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The Area of Overlap of two Unions of Convex Objects under Translation
, 2003
"... Let A and B be two sets of n resp. m disjoint unit discs in the plane, with m n. We consider the problem of nding a translation of A that maximizes the total area of its overlap with B. We rst show that the maximum number of combinatorially distinct translations of A with respect to B can be a ..."
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Let A and B be two sets of n resp. m disjoint unit discs in the plane, with m n. We consider the problem of nding a translation of A that maximizes the total area of its overlap with B. We rst show that the maximum number of combinatorially distinct translations of A with respect to B can be as high as (n m). Moreover, the function describing the area of overlap is quite complex, even for combinatorially equivalent translations. Hence, we turn our attention to approximation algorithms: we give a fairly simple algorithm with running time O((nm= ) log(nm= )) that, for any given > 0, computes a translation for which the area of overlap is within a factor (1 ) of the optimum. Several other results that give constantfactor approximation schemes are also discussed. Our results generalize to the case where A and B consist of either possibly intersecting homothets of a xed planar convex object or possibly intersecting planar fat objects provided that (i) the ratio of the areas of any two objects in A [ B is bounded, and (ii) within each set, the maximum number of objects with a nonempty intersection is bounded.
Determining critical points in . . .
, 2015
"... We consider the problem of computing critical points of plane curves represented in a finite orthogonal polynomial basis. This is motivated by an approach to the recognition of handwritten mathematical symbols in which the initial data is in such an orthogonal basis and it is desired to avoid ill ..."
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We consider the problem of computing critical points of plane curves represented in a finite orthogonal polynomial basis. This is motivated by an approach to the recognition of handwritten mathematical symbols in which the initial data is in such an orthogonal basis and it is desired to avoid illconditioned basis conversions. Our main contribution is to assemble the relevant mathematical tools to perform all the necessary operations in the orthogonal polynomial basis. These include implicitization, differentiation, root finding and resultant computation.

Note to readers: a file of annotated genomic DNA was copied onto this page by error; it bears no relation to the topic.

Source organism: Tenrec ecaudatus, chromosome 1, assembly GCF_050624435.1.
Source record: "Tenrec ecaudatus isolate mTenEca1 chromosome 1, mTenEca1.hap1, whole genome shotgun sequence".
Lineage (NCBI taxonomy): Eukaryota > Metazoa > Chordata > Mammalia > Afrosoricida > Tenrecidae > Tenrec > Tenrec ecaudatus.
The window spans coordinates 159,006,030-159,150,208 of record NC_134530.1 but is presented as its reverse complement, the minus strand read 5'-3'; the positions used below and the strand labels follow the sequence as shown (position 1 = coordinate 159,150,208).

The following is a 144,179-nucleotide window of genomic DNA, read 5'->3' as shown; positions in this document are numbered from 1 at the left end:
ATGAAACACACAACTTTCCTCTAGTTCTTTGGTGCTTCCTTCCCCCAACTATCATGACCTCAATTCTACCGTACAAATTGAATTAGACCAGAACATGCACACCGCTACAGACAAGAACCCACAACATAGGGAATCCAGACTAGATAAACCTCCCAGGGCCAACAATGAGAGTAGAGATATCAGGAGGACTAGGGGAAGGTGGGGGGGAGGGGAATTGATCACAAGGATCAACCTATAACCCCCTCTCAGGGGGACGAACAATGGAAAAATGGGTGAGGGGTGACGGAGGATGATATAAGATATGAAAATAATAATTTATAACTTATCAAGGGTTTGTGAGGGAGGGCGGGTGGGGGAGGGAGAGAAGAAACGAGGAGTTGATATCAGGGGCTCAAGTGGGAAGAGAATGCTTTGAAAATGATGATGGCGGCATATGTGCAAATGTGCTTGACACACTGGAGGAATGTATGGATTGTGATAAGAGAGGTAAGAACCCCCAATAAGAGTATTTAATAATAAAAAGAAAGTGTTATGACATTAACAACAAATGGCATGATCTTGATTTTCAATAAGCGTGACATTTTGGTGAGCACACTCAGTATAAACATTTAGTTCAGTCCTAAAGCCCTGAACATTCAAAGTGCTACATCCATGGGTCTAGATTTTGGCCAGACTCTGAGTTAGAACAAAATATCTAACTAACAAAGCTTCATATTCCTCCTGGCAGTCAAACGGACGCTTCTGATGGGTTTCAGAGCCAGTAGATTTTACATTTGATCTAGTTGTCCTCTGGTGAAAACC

Root Refinement for Real Polynomials using Quadratic Interval Refinement
"... We consider the problem of approximating all real roots of a squarefree polynomial f with real coefficients. Given isolating intervals for the real roots and an arbitrary positive integer L, the task is to approximate each root to L bits after the binary point. Abbott has proposed the quadratic in ..."
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We consider the problem of approximating all real roots of a squarefree polynomial f with real coefficients. Given isolating intervals for the real roots and an arbitrary positive integer L, the task is to approximate each root to L bits after the binary point. Abbott has proposed the quadratic interval refinement method (QIR for short), which is a variant of Regula Falsi combining the secant method and bisection. We formulate a variant of QIR, denoted AQIR (”Approximate QIR”), that considers only approximations of the polynomial coefficients and chooses a suitable working precision adaptively. It returns a certified result for any given real polynomial, whose roots are all simple. In addition, we propose several techniques to improve the asymptotic complexity of QIR: We prove a bound on the bit complexity of our algorithm in terms of the degree of the polynomial, the size and the separation of the roots, that is, parameters exclusively related to the geometric location of the roots. For integer coefficients, our variant improves, in theory and practice, the variant with exact integer arithmetic. Combining our approach with multipoint evaluation, we obtain nearoptimal bounds that essentially match the best known theoretical bounds on root approximation as obtained by very sophisticated algorithms.